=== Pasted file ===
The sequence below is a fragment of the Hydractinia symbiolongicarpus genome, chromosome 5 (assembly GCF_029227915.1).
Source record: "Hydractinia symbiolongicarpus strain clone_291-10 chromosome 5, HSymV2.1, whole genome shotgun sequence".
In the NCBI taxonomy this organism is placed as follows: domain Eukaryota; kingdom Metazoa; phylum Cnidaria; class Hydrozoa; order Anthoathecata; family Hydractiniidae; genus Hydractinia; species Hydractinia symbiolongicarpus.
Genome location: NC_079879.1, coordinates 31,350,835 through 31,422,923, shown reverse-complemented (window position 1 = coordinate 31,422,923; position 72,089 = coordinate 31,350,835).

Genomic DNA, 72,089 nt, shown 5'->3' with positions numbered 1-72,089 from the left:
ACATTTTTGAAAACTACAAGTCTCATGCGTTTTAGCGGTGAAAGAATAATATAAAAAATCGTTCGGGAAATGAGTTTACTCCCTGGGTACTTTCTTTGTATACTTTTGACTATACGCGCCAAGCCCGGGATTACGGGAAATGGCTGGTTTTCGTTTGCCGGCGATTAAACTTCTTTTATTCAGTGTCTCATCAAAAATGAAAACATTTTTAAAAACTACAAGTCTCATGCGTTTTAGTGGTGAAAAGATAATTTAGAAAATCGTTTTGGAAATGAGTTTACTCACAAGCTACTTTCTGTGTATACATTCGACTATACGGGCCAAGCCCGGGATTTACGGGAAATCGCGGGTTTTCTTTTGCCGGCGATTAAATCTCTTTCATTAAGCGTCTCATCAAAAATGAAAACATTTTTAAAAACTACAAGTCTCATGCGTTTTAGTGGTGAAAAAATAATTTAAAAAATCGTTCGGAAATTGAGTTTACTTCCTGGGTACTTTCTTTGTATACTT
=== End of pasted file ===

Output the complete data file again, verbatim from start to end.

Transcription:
The sequence below is a fragment of the Hydractinia symbiolongicarpus genome, chromosome 5 (assembly GCF_029227915.1).
Source record: "Hydractinia symbiolongicarpus strain clone_291-10 chromosome 5, HSymV2.1, whole genome shotgun sequence".
In the NCBI taxonomy this organism is placed as follows: domain Eukaryota; kingdom Metazoa; phylum Cnidaria; class Hydrozoa; order Anthoathecata; family Hydractiniidae; genus Hydractinia; species Hydractinia symbiolongicarpus.
Genome location: NC_079879.1, coordinates 31,350,835 through 31,422,923, shown reverse-complemented (window position 1 = coordinate 31,422,923; position 72,089 = coordinate 31,350,835).

Genomic DNA, 72,089 nt, shown 5'->3' with positions numbered 1-72,089 from the left:
ACATTTTTGAAAACTACAAGTCTCATGCGTTTTAGCGGTGAAAGAATAATATAAAAAATCGTTCGGGAAATGAGTTTACTCCCTGGGTACTTTCTTTGTATACTTTTGACTATACGCGCCAAGCCCGGGATTACGGGAAATGGCTGGTTTTCGTTTGCCGGCGATTAAACTTCTTTTATTCAGTGTCTCATCAAAAATGAAAACATTTTTAAAAACTACAAGTCTCATGCGTTTTAGTGGTGAAAAGATAATTTAGAAAATCGTTTTGGAAATGAGTTTACTCACAAGCTACTTTCTGTGTATACATTCGACTATACGGGCCAAGCCCGGGATTTACGGGAAATCGCGGGTTTTCTTTTGCCGGCGATTAAATCTCTTTCATTAAGCGTCTCATCAAAAATGAAAACATTTTTAAAAACTACAAGTCTCATGCGTTTTAGTGGTGAAAAAATAATTTAAAAAATCGTTCGGAAATTGAGTTTACTTCCTGGGTACTTTCTTTGTATACTT